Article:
Perhaps one of the most relevant social issues for ASSIST is the multigenerational effect of any cultural pattern of behaviour.  Immigrant families do not get fully integrated till the third generation.  Concentration camp trauma can be observed in the grandchildren of survivors, and, if a slave heritage of over 150 years ago is a daily reminder to everyone who meets a black, then it will be a very long time before they can escape the demeaning nature of this heritage.


The Network Society has the potential to reduce the chance of the damage from extreme influences in early life.  A closed community cannot be maintained if there is ready access to television, radio and the web. South Africa prevented television until just before the collapse of Apartheid and the Taliban still ban television. Although such early effects of access to global culture appear beneficial, little work has been done to predict longer-term effects.  Statistics on the correlation between fragmented families and subsequent alienation, suicide and crime have not yet been assimilated.


Although there appears to be a strong ethical instinct in humans, as part of their ability to function as a socially sophisticated animal little is known about the way in which this ethical sense can be damaged by comprehensive exposure to the future information infrastructure. This infrastructure is becoming so comprehensive and powerful that it will be as essential to future generations as the servant class was to the middle class of Victorian London.


In particular the effects of multiple cultural influences on the very young needs to be explored. This reduces the power of any particular formal belief system and removes threats such as hell that many have assumed to be necessary in order to ensure good behaviour. We are relying more and more on the basic instinct of this social and collaborative species to respect other members of the same species – dangerous position to be in before we understand the scope and limits of this moral instinct.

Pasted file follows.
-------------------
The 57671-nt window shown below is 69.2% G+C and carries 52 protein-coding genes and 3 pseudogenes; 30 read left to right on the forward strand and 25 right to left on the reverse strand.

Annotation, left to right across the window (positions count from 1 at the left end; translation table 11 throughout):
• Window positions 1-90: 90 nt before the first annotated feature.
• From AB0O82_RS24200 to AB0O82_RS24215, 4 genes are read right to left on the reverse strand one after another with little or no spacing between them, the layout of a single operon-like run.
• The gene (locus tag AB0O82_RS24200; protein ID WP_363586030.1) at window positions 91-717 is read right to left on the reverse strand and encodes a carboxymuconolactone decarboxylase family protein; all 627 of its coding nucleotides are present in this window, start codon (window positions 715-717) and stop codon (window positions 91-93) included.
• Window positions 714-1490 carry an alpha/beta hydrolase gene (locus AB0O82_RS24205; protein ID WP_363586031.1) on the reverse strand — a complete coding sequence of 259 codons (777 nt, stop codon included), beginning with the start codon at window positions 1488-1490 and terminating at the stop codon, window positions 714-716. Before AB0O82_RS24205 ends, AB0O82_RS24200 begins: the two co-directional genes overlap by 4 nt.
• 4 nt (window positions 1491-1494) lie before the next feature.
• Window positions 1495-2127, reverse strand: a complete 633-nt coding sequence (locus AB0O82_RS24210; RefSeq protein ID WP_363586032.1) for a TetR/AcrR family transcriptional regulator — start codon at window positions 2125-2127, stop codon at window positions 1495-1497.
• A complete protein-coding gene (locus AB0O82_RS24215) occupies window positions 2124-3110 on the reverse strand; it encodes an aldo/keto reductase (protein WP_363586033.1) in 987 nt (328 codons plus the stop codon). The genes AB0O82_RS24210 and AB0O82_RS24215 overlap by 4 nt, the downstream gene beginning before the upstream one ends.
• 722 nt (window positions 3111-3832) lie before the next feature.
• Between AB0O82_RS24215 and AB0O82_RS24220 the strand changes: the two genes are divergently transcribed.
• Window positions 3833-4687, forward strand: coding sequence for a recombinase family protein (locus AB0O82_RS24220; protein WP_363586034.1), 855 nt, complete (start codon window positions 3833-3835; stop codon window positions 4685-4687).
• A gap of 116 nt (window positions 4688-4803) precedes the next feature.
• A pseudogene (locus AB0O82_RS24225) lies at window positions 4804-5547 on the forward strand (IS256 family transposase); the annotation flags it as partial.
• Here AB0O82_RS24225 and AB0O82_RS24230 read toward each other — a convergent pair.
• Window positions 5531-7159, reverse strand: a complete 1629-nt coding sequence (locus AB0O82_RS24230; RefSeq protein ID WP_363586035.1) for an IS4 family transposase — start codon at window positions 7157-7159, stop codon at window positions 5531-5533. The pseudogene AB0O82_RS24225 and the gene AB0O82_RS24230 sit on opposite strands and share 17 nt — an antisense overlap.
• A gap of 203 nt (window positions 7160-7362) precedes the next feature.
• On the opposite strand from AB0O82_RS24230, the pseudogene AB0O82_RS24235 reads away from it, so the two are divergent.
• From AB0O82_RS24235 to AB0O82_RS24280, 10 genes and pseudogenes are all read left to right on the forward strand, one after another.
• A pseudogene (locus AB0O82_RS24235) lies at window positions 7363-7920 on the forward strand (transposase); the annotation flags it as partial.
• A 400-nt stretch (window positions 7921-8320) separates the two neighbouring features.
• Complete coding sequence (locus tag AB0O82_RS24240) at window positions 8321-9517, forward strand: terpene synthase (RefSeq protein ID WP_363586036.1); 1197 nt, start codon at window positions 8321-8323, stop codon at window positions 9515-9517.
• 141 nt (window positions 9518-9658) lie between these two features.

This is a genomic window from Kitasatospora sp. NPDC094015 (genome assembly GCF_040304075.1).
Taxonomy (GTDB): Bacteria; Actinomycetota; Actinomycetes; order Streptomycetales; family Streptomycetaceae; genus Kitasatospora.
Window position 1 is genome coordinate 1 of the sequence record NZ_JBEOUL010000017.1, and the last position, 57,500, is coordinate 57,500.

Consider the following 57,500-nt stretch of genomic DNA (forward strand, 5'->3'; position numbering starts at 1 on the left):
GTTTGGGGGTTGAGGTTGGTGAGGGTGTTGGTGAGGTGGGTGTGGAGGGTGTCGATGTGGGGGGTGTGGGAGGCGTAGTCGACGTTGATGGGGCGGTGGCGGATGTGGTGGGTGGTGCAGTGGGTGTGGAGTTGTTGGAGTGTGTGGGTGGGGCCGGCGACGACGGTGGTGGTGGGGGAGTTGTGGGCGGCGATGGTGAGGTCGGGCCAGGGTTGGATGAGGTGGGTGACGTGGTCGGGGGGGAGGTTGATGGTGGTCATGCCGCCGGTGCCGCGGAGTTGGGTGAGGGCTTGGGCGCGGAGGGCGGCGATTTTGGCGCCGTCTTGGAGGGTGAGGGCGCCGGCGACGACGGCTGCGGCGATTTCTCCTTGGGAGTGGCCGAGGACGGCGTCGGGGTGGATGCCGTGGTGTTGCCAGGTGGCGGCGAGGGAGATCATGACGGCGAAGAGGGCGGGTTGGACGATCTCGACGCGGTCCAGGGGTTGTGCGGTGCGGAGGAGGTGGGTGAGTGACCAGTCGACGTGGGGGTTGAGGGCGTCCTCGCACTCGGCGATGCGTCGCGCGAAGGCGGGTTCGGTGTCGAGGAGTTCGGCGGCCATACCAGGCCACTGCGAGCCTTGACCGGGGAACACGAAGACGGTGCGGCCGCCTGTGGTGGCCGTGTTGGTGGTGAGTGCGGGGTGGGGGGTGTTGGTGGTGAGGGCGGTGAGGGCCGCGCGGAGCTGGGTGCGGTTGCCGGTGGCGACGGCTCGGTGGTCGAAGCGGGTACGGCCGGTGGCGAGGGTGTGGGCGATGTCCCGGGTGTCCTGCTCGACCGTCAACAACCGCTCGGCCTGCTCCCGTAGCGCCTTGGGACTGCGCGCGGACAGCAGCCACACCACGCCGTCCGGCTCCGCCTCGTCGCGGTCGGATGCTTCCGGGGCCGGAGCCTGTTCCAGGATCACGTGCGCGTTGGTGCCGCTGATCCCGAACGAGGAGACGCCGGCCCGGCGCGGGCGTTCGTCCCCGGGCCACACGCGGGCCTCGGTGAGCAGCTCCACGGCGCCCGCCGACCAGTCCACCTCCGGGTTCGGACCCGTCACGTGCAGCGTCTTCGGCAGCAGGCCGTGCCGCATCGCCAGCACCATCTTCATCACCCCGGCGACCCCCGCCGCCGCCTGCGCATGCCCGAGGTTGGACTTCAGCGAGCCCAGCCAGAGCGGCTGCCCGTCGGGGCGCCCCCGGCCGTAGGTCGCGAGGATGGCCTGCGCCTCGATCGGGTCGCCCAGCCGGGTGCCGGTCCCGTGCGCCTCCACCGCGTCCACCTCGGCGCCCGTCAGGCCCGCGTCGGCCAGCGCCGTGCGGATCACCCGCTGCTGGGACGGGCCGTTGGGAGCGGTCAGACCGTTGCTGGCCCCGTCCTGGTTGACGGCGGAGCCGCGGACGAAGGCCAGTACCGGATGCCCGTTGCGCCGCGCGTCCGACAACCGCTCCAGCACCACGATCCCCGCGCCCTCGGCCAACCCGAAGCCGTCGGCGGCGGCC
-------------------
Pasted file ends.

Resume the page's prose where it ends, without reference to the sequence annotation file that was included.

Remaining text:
Attachment theory in particular has come a long way since Bowlby’s work and the Harlow experiments on socially deprived monkeys.  The processes from conception to childhood have now been mapped out in great detail. The stages in structuring the growing brain and emerging mind are now well understood.  It is now possible to measure the effectiveness of a mother by using objective attachment tests. As mentioned above the validity of these tests has been established by observation many years later in large scale longitudinal studies.  This is highly relevant to any new technology aimed at very young children. Indeed the design of most intelligent toys is guided by the results from such attachment work.  The new generation does not ask the question, “can toys be intelligent” but “ how intelligent is this toy”.  The responsiveness of baby toys is a totally new phenomenon; until now the only things that responded to the very young child were people and pets, and each are far more troublesome than the average intelligent toy.


Robert E. Lane in “The Loss of Happiness in Market Democracies” provides the social and factual framework that justifies the potential shift to IST supported immaterialisation. Although citizens of advanced market democracies are satisfied with their material progress, many are haunted by a spirit of unhappiness. Drawing on extensive research in such fields as quality of life, economics, politics, sociology, psychology, and biology, he shows that the main sources of well-being in advanced economies are friendships and a good family life and that, once one is beyond the poverty level, a larger income contributes almost nothing to happiness. As prosperity increases, there is a tragic erosion of family solidarity and community integration, and individuals become more and more distrustful of each other and their political institutions. Lane urges that we alter our priorities so that we increase our levels of companionship even at the risk of reducing our income.  This is an ideal opportunity for IST based alternatives to material consumption. The precise nature of which services are required at what stages in a persons life can be explored and clarified by using the Cycle of Social Interaction.


The Cycle of Social Interaction

A Systems Framework for implementing Immaterialisation